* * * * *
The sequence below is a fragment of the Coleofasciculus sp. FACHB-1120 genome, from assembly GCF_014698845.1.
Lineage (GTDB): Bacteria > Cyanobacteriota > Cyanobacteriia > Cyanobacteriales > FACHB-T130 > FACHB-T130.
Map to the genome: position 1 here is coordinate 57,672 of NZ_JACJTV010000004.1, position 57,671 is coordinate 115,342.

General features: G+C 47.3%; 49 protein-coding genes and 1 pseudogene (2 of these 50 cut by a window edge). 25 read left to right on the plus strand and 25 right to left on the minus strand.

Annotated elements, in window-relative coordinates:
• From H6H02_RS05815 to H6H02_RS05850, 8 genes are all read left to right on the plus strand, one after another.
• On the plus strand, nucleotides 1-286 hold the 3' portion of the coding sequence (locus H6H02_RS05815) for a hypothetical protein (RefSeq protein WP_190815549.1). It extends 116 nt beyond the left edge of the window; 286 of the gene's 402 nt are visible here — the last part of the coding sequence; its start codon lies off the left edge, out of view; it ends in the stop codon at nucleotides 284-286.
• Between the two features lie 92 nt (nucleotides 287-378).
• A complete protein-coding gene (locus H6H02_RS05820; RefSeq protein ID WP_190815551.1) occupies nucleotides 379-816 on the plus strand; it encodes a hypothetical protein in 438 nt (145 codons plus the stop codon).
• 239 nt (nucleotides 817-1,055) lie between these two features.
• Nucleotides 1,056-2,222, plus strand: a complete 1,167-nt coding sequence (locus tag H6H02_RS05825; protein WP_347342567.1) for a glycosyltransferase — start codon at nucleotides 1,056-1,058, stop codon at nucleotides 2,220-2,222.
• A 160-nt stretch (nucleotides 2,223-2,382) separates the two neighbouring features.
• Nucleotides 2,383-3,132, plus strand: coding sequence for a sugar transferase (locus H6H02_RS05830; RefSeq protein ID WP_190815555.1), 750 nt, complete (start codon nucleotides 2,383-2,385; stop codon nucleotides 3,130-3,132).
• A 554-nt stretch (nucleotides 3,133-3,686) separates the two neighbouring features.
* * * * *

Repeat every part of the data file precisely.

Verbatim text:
The sequence below is a fragment of the Coleofasciculus sp. FACHB-1120 genome, from assembly GCF_014698845.1.
Lineage (GTDB): Bacteria > Cyanobacteriota > Cyanobacteriia > Cyanobacteriales > FACHB-T130 > FACHB-T130.
Map to the genome: position 1 here is coordinate 57,672 of NZ_JACJTV010000004.1, position 57,671 is coordinate 115,342.

General features: G+C 47.3%; 49 protein-coding genes and 1 pseudogene (2 of these 50 cut by a window edge). 25 read left to right on the plus strand and 25 right to left on the minus strand.

Annotated elements, in window-relative coordinates:
• From H6H02_RS05815 to H6H02_RS05850, 8 genes are all read left to right on the plus strand, one after another.
• On the plus strand, nucleotides 1-286 hold the 3' portion of the coding sequence (locus H6H02_RS05815) for a hypothetical protein (RefSeq protein WP_190815549.1). It extends 116 nt beyond the left edge of the window; 286 of the gene's 402 nt are visible here — the last part of the coding sequence; its start codon lies off the left edge, out of view; it ends in the stop codon at nucleotides 284-286.
• Between the two features lie 92 nt (nucleotides 287-378).
• A complete protein-coding gene (locus H6H02_RS05820; RefSeq protein ID WP_190815551.1) occupies nucleotides 379-816 on the plus strand; it encodes a hypothetical protein in 438 nt (145 codons plus the stop codon).
• 239 nt (nucleotides 817-1,055) lie between these two features.
• Nucleotides 1,056-2,222, plus strand: a complete 1,167-nt coding sequence (locus tag H6H02_RS05825; protein WP_347342567.1) for a glycosyltransferase — start codon at nucleotides 1,056-1,058, stop codon at nucleotides 2,220-2,222.
• A 160-nt stretch (nucleotides 2,223-2,382) separates the two neighbouring features.
• Nucleotides 2,383-3,132, plus strand: coding sequence for a sugar transferase (locus H6H02_RS05830; RefSeq protein ID WP_190815555.1), 750 nt, complete (start codon nucleotides 2,383-2,385; stop codon nucleotides 3,130-3,132).
• A 554-nt stretch (nucleotides 3,133-3,686) separates the two neighbouring features.